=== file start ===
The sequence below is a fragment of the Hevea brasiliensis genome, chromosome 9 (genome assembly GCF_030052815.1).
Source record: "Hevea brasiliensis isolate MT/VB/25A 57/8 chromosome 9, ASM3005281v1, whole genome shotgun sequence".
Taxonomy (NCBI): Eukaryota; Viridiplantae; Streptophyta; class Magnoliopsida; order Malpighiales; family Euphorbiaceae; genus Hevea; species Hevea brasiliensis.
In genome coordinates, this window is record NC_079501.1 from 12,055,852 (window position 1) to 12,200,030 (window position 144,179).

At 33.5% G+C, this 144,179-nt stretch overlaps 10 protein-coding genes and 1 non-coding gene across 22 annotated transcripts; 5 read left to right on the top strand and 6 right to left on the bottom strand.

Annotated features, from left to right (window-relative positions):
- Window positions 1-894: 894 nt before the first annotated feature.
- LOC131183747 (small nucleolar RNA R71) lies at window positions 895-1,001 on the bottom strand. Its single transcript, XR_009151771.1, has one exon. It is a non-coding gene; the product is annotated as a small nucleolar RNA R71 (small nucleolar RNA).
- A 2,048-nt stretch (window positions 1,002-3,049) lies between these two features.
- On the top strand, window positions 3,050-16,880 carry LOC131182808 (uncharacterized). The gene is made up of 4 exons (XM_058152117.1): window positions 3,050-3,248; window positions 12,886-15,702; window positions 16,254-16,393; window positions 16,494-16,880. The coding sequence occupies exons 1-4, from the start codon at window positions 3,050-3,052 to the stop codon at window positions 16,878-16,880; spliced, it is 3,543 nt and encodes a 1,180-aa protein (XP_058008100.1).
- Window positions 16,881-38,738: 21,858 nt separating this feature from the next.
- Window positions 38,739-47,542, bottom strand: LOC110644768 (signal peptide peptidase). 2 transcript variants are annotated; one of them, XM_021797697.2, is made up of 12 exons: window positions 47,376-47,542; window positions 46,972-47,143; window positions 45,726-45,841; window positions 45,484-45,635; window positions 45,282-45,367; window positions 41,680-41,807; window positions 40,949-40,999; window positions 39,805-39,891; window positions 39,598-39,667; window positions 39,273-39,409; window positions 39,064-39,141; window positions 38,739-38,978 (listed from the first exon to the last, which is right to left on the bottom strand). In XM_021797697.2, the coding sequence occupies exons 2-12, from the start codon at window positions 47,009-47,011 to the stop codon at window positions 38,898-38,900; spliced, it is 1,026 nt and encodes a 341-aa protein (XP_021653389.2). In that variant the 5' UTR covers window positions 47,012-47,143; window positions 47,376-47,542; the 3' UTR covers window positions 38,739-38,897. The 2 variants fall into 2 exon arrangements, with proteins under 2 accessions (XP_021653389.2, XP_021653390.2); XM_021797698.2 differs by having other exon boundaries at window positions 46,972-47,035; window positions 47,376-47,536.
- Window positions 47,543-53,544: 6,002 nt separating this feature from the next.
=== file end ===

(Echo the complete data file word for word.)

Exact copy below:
The sequence below is a fragment of the Hevea brasiliensis genome, chromosome 9 (genome assembly GCF_030052815.1).
Source record: "Hevea brasiliensis isolate MT/VB/25A 57/8 chromosome 9, ASM3005281v1, whole genome shotgun sequence".
Taxonomy (NCBI): Eukaryota; Viridiplantae; Streptophyta; class Magnoliopsida; order Malpighiales; family Euphorbiaceae; genus Hevea; species Hevea brasiliensis.
In genome coordinates, this window is record NC_079501.1 from 12,055,852 (window position 1) to 12,200,030 (window position 144,179).

At 33.5% G+C, this 144,179-nt stretch overlaps 10 protein-coding genes and 1 non-coding gene across 22 annotated transcripts; 5 read left to right on the top strand and 6 right to left on the bottom strand.

Annotated features, from left to right (window-relative positions):
- Window positions 1-894: 894 nt before the first annotated feature.
- LOC131183747 (small nucleolar RNA R71) lies at window positions 895-1,001 on the bottom strand. Its single transcript, XR_009151771.1, has one exon. It is a non-coding gene; the product is annotated as a small nucleolar RNA R71 (small nucleolar RNA).
- A 2,048-nt stretch (window positions 1,002-3,049) lies between these two features.
- On the top strand, window positions 3,050-16,880 carry LOC131182808 (uncharacterized). The gene is made up of 4 exons (XM_058152117.1): window positions 3,050-3,248; window positions 12,886-15,702; window positions 16,254-16,393; window positions 16,494-16,880. The coding sequence occupies exons 1-4, from the start codon at window positions 3,050-3,052 to the stop codon at window positions 16,878-16,880; spliced, it is 3,543 nt and encodes a 1,180-aa protein (XP_058008100.1).
- Window positions 16,881-38,738: 21,858 nt separating this feature from the next.
- Window positions 38,739-47,542, bottom strand: LOC110644768 (signal peptide peptidase). 2 transcript variants are annotated; one of them, XM_021797697.2, is made up of 12 exons: window positions 47,376-47,542; window positions 46,972-47,143; window positions 45,726-45,841; window positions 45,484-45,635; window positions 45,282-45,367; window positions 41,680-41,807; window positions 40,949-40,999; window positions 39,805-39,891; window positions 39,598-39,667; window positions 39,273-39,409; window positions 39,064-39,141; window positions 38,739-38,978 (listed from the first exon to the last, which is right to left on the bottom strand). In XM_021797697.2, the coding sequence occupies exons 2-12, from the start codon at window positions 47,009-47,011 to the stop codon at window positions 38,898-38,900; spliced, it is 1,026 nt and encodes a 341-aa protein (XP_021653389.2). In that variant the 5' UTR covers window positions 47,012-47,143; window positions 47,376-47,542; the 3' UTR covers window positions 38,739-38,897. The 2 variants fall into 2 exon arrangements, with proteins under 2 accessions (XP_021653389.2, XP_021653390.2); XM_021797698.2 differs by having other exon boundaries at window positions 46,972-47,035; window positions 47,376-47,536.
- Window positions 47,543-53,544: 6,002 nt separating this feature from the next.